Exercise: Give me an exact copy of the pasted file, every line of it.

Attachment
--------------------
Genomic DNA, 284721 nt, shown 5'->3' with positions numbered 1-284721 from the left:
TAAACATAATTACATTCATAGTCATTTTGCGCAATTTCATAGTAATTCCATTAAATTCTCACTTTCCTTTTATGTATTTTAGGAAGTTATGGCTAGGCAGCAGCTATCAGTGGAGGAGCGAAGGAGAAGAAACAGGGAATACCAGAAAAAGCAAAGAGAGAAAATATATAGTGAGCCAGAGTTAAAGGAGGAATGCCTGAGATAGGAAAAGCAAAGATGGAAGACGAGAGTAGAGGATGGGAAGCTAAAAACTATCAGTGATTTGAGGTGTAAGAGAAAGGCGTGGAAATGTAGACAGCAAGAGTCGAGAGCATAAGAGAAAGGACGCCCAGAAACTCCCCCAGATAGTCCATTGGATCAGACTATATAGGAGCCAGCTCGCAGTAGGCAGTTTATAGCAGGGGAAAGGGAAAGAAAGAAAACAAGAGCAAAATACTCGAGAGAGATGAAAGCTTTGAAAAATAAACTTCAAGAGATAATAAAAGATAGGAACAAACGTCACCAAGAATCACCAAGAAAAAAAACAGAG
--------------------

Genomic DNA, 284721 nt, shown 5'->3' with positions numbered 1-284721 from the left:
TAAACATAATTACATTCATAGTCATTTTGCGCAATTTCATAGTAATTCCATTAAATTCTCACTTTCCTTTTATGTATTTTAGGAAGTTATGGCTAGGCAGCAGCTATCAGTGGAGGAGCGAAGGAGAAGAAACAGGGAATACCAGAAAAAGCAAAGAGAGAAAATATATAGTGAGCCAGAGTTAAAGGAGGAATGCCTGAGATAGGAAAAGCAAAGATGGAAGACGAGAGTAGAGGATGGGAAGCTAAAAACTATCAGTGATTTGAGGTGTAAGAGAAAGGCGTGGAAATGTAGACAGCAAGAGTCGAGAGCATAAGAGAAAGGACGCCCAGAAACTCCCCCAGATAGTCCATTGGATCAGACTATATAGGAGCCAGCTCGCAGTAGGCAGTTTATAGCAGGGGAAAGGGAAAGAAAGAAAACAAGAGCAAAATACTCGAGAGAGATGAAAGCTTTGAAAAATAAACTTCAAGAGATAATAAAAGATAGGAACAAACGTCACCAAGAATCACCAAGAAAAAAAACAGAG